Despite this relatively positive news, Masuda admits that the long-term picture for cleaning up tons of highly radioactive core remnants at Fukushima remains daunting: the full cleanup will take at least 30 years and will cost at least $190 billion to complete.

TEPCO still has not overcome the biggest challenge to the cleanup at ground zero of the disaster: how to map the precise location of the melted core remnants and how to remove them without endangering the lives of cleanup crew workers. Radiation levels that finally have been measured around the damaged reactor vessels have shocked scientists—the levels are seven times higher than the previous record (measured at the damaged reactor core at Chernobyl after it exploded in 1986).

Which brings us to the dying robots.

For more than two years, TEPCO has sent robot probes with cameras into one of the damaged reactor containment vessels in an effort to start mapping the location of blobs of highly radioactive core remnants that are spewed across the bottoms of the three damaged vessels at Fukushima (there are an estimated 600 tons of deadly waste in and around the vessels). So far, the robots are no match for the radiation or the debris they must climb over.

In January, the camera on a “scorpion” robotic probe sent into the Unit 2 containment vessel was fried by radiation in less than two hours, though it did return important images before it conked out. The robot was designed to function when exposed to 73 sieverts of radiation (the level measured at Chernobyl), but encountered more than 530 sieverts. Tepco recorded the record-high radiation near the reactor core, suggesting that some melted fuel had escaped from the containment vessel (the scorpion found a three-foot-wide hole in a metal grate in the reactor’s primary containment vessel). To put this in human terms, exposure to five sieverts is enough to kill half the people exposed to it within a month, and a single dose of 10 sieverts can kill a person in weeks.

Last month, a small robot on tank-like treads was sent through a 10-centimeter-diameter pipe into the Unit 2 vessel to investigate the presumed location of the damaged fuel. But it got tangled up in debris and was abandoned. TEPCO officials now say they may need to develop a robot capable of jumping over the debris before they resume mapping Unit 2 and begin the mapping of the Unit 1 and Unit 3 containment vessels at Fukushima; however, TEPCO insists that a planning session to set a policy for recovering the melted fuel will take place on schedule this summer.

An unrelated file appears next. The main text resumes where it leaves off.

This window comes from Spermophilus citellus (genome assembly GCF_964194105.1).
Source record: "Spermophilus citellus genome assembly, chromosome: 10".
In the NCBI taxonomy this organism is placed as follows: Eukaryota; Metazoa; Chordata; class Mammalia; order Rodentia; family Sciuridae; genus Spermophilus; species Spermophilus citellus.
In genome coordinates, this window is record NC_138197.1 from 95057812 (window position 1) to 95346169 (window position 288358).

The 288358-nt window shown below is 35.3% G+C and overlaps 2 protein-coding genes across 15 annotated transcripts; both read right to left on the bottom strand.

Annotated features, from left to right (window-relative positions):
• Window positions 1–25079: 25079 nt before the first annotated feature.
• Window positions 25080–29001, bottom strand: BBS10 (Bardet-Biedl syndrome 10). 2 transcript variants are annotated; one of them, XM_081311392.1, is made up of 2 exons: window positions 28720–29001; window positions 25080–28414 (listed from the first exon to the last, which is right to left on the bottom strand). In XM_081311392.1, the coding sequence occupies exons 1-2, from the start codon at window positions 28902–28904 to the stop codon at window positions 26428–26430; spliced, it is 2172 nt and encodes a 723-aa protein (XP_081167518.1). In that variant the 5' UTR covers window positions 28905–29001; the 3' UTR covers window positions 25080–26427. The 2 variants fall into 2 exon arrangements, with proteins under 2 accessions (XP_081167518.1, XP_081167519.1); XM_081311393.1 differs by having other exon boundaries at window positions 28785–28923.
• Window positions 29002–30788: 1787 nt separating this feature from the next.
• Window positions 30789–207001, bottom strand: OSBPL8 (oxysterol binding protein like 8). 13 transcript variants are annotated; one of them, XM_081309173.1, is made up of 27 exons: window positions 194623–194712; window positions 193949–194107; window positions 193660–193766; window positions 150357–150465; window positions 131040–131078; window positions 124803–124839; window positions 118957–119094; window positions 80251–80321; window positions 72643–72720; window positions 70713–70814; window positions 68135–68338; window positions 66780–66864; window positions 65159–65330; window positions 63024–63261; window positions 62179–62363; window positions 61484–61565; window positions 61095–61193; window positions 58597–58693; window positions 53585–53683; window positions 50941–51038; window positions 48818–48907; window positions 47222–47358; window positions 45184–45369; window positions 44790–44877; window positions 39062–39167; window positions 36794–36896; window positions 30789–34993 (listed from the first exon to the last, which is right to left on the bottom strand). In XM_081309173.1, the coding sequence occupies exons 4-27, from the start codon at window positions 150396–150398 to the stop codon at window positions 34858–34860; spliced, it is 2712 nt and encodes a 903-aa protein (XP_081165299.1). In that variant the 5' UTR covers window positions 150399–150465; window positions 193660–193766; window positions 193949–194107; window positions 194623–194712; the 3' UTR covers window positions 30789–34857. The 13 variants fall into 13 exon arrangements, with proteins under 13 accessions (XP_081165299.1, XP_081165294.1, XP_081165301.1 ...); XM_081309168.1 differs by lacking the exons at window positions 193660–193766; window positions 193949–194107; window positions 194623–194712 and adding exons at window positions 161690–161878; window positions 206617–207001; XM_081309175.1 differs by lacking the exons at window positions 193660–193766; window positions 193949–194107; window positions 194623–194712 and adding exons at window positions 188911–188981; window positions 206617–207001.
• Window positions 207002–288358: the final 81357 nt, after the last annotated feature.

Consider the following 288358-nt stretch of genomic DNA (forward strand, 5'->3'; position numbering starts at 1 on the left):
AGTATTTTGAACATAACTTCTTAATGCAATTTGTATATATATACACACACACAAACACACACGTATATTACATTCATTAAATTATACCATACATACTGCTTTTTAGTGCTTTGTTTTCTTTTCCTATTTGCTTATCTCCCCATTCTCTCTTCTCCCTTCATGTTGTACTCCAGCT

The effort to provide housing for residents displaced by the disaster also may not be going as well as advertised. Newspapers in Japan report that displaced people have moved into only three of 13,000 temporary homes erected by the Fukushima prefectural government and offered to applicants in a program that began last May. The newspapers also report that the population of displaced people, which still totals nearly 100,000, is experiencing high rates of mental health problems, including post-traumatic stress disorder.

The gradual shrinking of the boundary of the restricted zone around Fukushima also has been painfully slow. For example, the 2011 evacuation order covering the nearby village of Namie is being partially lifted for the first time this month.

While the recovery effort at Fukushima slogs on, it’s becoming increasingly likely that Japan’s nuclear power industry may never regain its previous position as a key component of the island nation’s energy supply. When the disaster hit Fukushima in 2011, there were 54 nuclear reactors operating in the country, generating about one-third of Japan’s electric power (all of the nation’s reactors were shut down after the 2011 earthquake). Today, just four of these reactors are in operation (one has been “paused” while a legal challenge is heard).

Eleven Japanese reactors are in the process of being decommissioned (including the six at Fukushima) and decisions are yet to be made about 42 other reactors. Government plans to start another five reactors this year have been met with local protest marches, public demonstrations which are rare in Japan.

The people of Japan haven’t forgotten what happened at Fukushima on March 11, 2011, and neither will we.